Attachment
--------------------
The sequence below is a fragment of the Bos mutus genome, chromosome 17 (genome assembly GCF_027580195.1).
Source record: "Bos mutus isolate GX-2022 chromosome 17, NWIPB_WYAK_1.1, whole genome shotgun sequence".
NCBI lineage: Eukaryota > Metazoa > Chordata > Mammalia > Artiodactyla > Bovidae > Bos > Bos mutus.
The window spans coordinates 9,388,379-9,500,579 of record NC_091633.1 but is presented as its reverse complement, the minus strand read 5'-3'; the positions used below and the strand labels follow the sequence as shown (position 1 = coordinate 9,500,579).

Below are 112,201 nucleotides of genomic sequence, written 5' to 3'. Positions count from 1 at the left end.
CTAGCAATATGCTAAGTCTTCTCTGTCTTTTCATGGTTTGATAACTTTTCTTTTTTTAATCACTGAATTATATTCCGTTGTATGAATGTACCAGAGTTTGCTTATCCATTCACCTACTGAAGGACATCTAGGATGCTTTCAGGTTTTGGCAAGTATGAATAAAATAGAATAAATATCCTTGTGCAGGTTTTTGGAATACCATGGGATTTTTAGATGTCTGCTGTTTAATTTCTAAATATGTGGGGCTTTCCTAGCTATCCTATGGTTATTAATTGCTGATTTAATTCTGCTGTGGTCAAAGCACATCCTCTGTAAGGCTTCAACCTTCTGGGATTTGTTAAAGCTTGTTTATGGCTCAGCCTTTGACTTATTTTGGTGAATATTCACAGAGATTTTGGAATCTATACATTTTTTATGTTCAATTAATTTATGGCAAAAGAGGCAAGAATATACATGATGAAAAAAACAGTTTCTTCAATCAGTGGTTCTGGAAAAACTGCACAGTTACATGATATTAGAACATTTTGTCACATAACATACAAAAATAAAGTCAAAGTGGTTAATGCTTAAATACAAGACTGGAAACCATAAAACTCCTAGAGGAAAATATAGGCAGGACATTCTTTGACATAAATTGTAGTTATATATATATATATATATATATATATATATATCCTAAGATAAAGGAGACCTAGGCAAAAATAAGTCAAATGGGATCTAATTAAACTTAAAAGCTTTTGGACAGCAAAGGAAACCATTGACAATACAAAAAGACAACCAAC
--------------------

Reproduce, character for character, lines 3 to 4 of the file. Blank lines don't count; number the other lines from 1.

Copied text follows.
NCBI lineage: Eukaryota > Metazoa > Chordata > Mammalia > Artiodactyla > Bovidae > Bos > Bos mutus.
The window spans coordinates 9,388,379-9,500,579 of record NC_091633.1 but is presented as its reverse complement, the minus strand read 5'-3'; the positions used below and the strand labels follow the sequence as shown (position 1 = coordinate 9,500,579).